EM I went to see it as well. It knocked my socks off!

TR It blew me away. But neither he nor I seem to have convinced the world to go back and look at the form. So I’m trying to poke around and see what I can do about getting another production for The Bells. Also for an earlier play, The Butterfly Collection—that play also needs to have a life.

EM Tell me about your book.

TR Oh, my book. It’s called Free Fire Zone: A Playwright’s Adventures in Film and Television. Smith and Kraus is publishing it this fall. It’s basically about being a working writer in theater, film, and television: how to survive (if you can) in all three worlds. I have students who just want to know what the world of being a writer is like: How do you get an agent? How do you get a pilot made? Their questions are all over the map. No one’s told them anything.

EM Do they even know what the day-to-day life of a writer is like?

TR They don’t know anything! So, some of the book is about writing, because you don’t want to be so cynical that you wouldn’t even talk about writing and why we do it. What do you think you want from your life, that you would try to be a writer? A lot of people fantasize about the act of writing and think that it’s going to change their lives on some level: “I’ll be fulfilled, I’ll be famous,” I don’t know what. People don’t take the craft of it seriously enough before they go at it. So that gets addressed. Then you have to know things like how the power structure works and who the producers are and how to talk to actors and what kind of lies you’re going to get told, and what kind of lies you have to learn how to tell, and then of course how to keep your sanity through all of it. That’s what I wrote my book on.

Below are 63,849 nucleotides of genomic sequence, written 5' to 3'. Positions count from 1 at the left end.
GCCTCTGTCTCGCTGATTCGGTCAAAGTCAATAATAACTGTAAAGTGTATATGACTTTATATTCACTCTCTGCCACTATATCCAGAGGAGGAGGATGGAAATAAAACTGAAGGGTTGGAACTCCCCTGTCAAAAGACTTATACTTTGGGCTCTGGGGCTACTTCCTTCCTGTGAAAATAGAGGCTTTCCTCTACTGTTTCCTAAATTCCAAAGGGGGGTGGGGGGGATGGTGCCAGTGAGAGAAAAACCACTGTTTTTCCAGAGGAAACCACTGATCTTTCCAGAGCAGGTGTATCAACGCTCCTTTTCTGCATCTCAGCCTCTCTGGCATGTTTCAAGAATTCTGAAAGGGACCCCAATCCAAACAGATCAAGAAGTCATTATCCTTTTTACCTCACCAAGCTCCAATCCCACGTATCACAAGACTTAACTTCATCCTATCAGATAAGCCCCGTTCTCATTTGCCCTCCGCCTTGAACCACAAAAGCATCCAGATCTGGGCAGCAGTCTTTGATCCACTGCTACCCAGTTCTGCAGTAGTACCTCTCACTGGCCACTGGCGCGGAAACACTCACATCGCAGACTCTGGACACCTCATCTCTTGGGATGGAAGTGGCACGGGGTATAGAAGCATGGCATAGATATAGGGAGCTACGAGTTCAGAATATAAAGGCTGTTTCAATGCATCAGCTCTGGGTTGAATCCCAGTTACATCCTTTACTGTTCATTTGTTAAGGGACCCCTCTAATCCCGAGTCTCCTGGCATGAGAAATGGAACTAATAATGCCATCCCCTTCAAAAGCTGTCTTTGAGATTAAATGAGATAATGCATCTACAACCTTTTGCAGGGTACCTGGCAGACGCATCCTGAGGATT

Pun Bandhu, Christopher Innvar (in background), and Marin Ireland in the world premire of The Bells, 2005, McCarter Theatre. Photo by T. Charles Erickson. Courtesy of The McCarter Theatre.

EM Let’s talk about your new play, The Scene, which was just performed at the Humana Festival in Louisville.

TR It’s going to be at Second Stage this year. I’m extremely proud to be working at Second Stage again, and for a lot of reasons. Carole Rothman has excellent taste as a producer, and there aren’t many anymore who have the commitment that she has, year in and year out, to really support American writers, at this important time, when we have to be heard.

EM The Scene got sensational reviews. I just read it. It strikes me that you’re dealing with so many complicated issues of how men and women operate today. You do a lot with four characters. It’s not unlike The Water’s Edge in that it’s seemingly a contemporary play about relationships but it goes into much deeper areas: where does power lie, what do we expect of men and women? What was your experience at Humana with it?

TR I love Louisville, and it’s close to Cincinnati, where I grew up, so there’s a familiarity to the territory. And you’re truly away from both coasts in a way I find invigorating.